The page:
Japanese delegation, who arrived here
today, as voiced by Aimar Sato, who
is official spokesman for the baron on
this mission Mr. Sato, in an inter
view tonight, said:
"I am confident that peace will be
successfully negotiated by the appoint
ed delegatons. The Japanese will be
guided by moderaton, and no excess
ive demands will be made, but the
sentiment in Jaban and Russia is for
peace, and in the Interest of humanity
and propriety there must be peace.
FLOATING COFFIN
The Gunboat Bennington is a Floating Coffin
and Unfit for St • ; ce Declared Chief
Machinist Wheeler Last February
STOCKTON, OaL. July 25.—"The
gunboat Bennington is a flouting cof
fin and unfit for servioe," declared
Chief Macbinist C. G. Wheeler last
February when he said goodbye to his
mother, Mrs. C. C. Wheeler, of tnis
city, when he returned to his post on
the naval vessel. He realized he was
going on a dangerous mission. He
now lies among the wounded at San
Diego.
The declaration of the chief mach
inist that the Bennington was a float
ing coffin tends to conf.rm the gener
al belief that the boilers of the gun
boat were in a dangerous condition.
YELLOW FEVER IN SOUTH
Steamer Colnmbia Arrives from Panama witn
Four Cases of Yellow Fever
on Board
FORT MORGAN, La., July 25.—
Four oases of yellow fever were dis
covered on the Columbia which arriv
ed Sunday from Panama. The ves
sel has been sent to quarantine.
Taft and Alice in Japan.
YOKOHAMA, Tuesday, July 25.—
Secretary Taft and party arrived on
the Manchuria today. The shipping
and streets are gady deoorated. Min
ister Qrißcom and representatives of
the Japanese impeiial household, for
eign officers and war department,
boarded the Manchuria and extended
greetings to the secretary and Miss
Roosevelt, who held a recaption on
deok.
The party then was driven to the
station and boarded a special train for
Tokyo. On their arrival at Tokyo,
Taft and his personal staff went to
Shiba where a detached palace was
provided for tneir accomodation.
Miss Roosevelt went to the Ameri
can legation.
YAKIMA, July 25.— Old Sol seems
to be reluctantly withdrawing his
forces from the Yakima valley. After
renching temperature of 107 degrees
Friday he has been gradually losing
strength until 98 was recorded at 3 p.
m. today. On Saturday 105 was soor
ed in his favor and on Sunday 102 was
the highest point reached.
Hot in Yakima.
I HAVE A MAN
Who wants a large, well improved fruit farm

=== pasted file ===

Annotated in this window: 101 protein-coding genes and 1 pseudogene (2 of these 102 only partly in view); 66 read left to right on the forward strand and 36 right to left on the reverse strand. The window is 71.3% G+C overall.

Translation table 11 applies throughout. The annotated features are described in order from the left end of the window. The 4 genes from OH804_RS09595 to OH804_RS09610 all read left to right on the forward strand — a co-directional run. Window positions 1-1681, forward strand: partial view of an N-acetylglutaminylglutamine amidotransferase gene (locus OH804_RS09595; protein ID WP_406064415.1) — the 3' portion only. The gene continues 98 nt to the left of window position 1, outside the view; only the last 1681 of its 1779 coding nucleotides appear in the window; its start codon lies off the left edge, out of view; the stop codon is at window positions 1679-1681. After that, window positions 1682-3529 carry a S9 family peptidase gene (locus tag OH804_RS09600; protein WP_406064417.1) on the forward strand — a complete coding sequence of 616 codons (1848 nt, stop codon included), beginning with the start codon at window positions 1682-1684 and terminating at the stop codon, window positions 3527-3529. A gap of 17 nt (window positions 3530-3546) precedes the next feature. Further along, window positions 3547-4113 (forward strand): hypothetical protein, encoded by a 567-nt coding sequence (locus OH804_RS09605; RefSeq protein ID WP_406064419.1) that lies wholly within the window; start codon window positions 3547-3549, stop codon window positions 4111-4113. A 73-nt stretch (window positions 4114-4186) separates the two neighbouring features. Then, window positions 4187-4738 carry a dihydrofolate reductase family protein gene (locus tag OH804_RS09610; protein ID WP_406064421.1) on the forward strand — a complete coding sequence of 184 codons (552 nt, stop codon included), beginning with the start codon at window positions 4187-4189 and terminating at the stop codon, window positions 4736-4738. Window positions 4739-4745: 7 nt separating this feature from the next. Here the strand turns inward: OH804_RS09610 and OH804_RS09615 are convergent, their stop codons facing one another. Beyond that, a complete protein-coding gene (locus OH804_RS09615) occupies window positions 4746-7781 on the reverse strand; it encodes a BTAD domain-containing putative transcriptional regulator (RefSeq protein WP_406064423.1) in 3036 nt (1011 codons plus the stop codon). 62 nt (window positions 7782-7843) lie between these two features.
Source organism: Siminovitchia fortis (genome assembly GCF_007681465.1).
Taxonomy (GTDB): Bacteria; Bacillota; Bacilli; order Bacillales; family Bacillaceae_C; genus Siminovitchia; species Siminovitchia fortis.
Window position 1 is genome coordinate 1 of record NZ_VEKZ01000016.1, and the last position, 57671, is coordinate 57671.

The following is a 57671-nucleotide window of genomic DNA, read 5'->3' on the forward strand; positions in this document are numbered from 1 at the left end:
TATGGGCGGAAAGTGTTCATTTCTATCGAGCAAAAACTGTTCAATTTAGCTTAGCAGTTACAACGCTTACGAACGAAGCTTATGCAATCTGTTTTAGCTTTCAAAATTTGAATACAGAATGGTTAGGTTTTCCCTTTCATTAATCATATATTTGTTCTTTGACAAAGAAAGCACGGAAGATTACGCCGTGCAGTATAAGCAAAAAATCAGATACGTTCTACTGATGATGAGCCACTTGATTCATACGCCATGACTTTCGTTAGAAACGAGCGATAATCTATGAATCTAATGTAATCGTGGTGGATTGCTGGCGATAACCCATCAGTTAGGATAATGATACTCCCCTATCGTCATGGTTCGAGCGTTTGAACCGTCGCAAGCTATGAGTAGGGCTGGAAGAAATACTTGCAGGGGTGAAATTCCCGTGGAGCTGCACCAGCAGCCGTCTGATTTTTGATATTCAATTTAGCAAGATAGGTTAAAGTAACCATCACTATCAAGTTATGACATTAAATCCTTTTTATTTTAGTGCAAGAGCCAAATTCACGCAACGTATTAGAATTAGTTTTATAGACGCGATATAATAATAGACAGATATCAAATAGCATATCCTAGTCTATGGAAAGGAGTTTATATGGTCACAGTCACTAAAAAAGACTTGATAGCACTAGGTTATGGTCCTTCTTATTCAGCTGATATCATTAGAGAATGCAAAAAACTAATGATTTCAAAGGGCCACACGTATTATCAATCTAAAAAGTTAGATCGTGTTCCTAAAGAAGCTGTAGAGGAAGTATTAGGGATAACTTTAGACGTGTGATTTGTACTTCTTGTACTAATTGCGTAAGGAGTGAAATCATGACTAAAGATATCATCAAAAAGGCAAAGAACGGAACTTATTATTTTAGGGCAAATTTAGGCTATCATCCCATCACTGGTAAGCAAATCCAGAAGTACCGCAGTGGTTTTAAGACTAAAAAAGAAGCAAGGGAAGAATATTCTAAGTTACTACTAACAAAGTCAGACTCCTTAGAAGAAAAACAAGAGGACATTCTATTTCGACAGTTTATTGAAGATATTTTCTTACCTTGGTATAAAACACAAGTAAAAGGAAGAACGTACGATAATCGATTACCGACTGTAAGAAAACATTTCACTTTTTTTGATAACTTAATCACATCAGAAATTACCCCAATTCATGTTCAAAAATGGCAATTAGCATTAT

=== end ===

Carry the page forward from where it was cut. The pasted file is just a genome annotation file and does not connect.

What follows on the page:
close to town. Is not afraid of the price if
the place is worth it. Tell me what you will
take, QUICK.
ARTHUR GUNN
. . REAL ESTATE AND FINANCIAL AGENT .. .
Cor. Wenatchee Aye. and Palouse St.
Pay Less and Dress Better
We announce the arrival of the new Fall Cloth Samples from
the famous Royal Tailors of New York and Chicago. One
thousand different pi ttr ms and weaves from the most cele
brated woolen mills of England, France, Germany and Unjted
States to select from. Made strictiy to your measure in any
style you fancy.
prices:
$12 a Suit
AND UP
20 ACRES 4 " R0? «*"°""«»
nY SOME ALFALFA
ALL TILLABLE SOME TREES
One-naif mile from G. N. Station f\ m lilAlir'O 111 ITm
tZSZTis&sL* 25 INCHES WATER
SEE US AT ONCE Absolute Water Right
SlOO.?? PER ACRE
INCLUDING WATER RIGHT
BOUSQUET & HOLM
A BIG CUT
IN LUMBER
We do not mean that we have cut the price on lumber,
but that there is more lumber beii.g cut up this summer
than ever. We are looking for more business. We
want you to call and let us figure your lumber bill. If
we can save you money, that's what you are looking for.
If we can sell you the lumber, that's what we are look
ing for.
■ ■ ■
The Pioneer Lumber Firm
WENATCKEt LUMBER COMPANY
F. M. GCHEBLF. & SONS.
WANT LAND FOR COLONY
Omaha Capitalists in Western Washington
Looking for a Tract of 50.000 Acres
of Land for One Colony
BELLINGHAM, July 25.—Omaha
capitalists now in Bellingham will
make a trip of inspection thrnagh
Whatcom oounty ii a few days with
a view to purchasing several thousand
acres of agricultural lands for colon
ization purposes. Representing the
Omaha people is Glen C. Wharton, an
Omaha capitalist, who arrived in Bel
lingham today in oompany with W. E.
Bennett, land agent for the Canadian
government. Mr. Wharton admits
that it is possible the Omaha man may
close a deal for an immense tract of
land in this county.
Mr. Wharton's company operates
on a large soale and should it become
interested here it would take upward
of 50,000 aores. He deolares that 50,
000 acres is usually the minimum.
In this county there are many blocks
of agricultural and timber lands avail
able for the Omaha concern, and it is
possible that some purchases will be
made in other Puget Sound counties.
WANTED—Correspondents in every
town in North Central Washington,
including the counties of Douglass, O
kanogan, and Chelan. Address World
Publishing Co. Wenatohee, Wash.
FIVE CENTS PER COPY.
BUILD CANAL BY CONTRACT
President Roosevelt May Invite Contractors
From all Over the World to Bid for
Subdivisions of the Work
CHICAGO, Jnly 25.—A Speoial
dispatch to the Reoord-Herald from
Washington, D. C , says: '
An important ohange of polioy in
regard to the Panama canal is now
under serious consideration. It is
nothing les6 than the proposal that the
government abandon the effort to oon
struot the canal directly across
through Jits own agenc ; es, and that
the whole or a greater part of the en
terprise be let to contractors, Amer
ican or foreign. This 'suggestion has
been made to President Roosevelt, and
the President has discussed it with
Secretaries Taft and Root, and others
with whom he advises as to the canal
enterprise. Presindet Roosevelt is
about half way convinced that the
way to dig the canal is is to get the
job in readiness lor the contractors,
subdivide the work into specialties,
and then invite the contractors of the
world to submit bids.
Through the kindness of Mr. W. T.
Simmons we received a box of fine
aprioots, picked from his 4 year-old
trees whioh will average abont 3> s
boxes to the tree. They were uniform
in size and measured t% inches in
oircumference.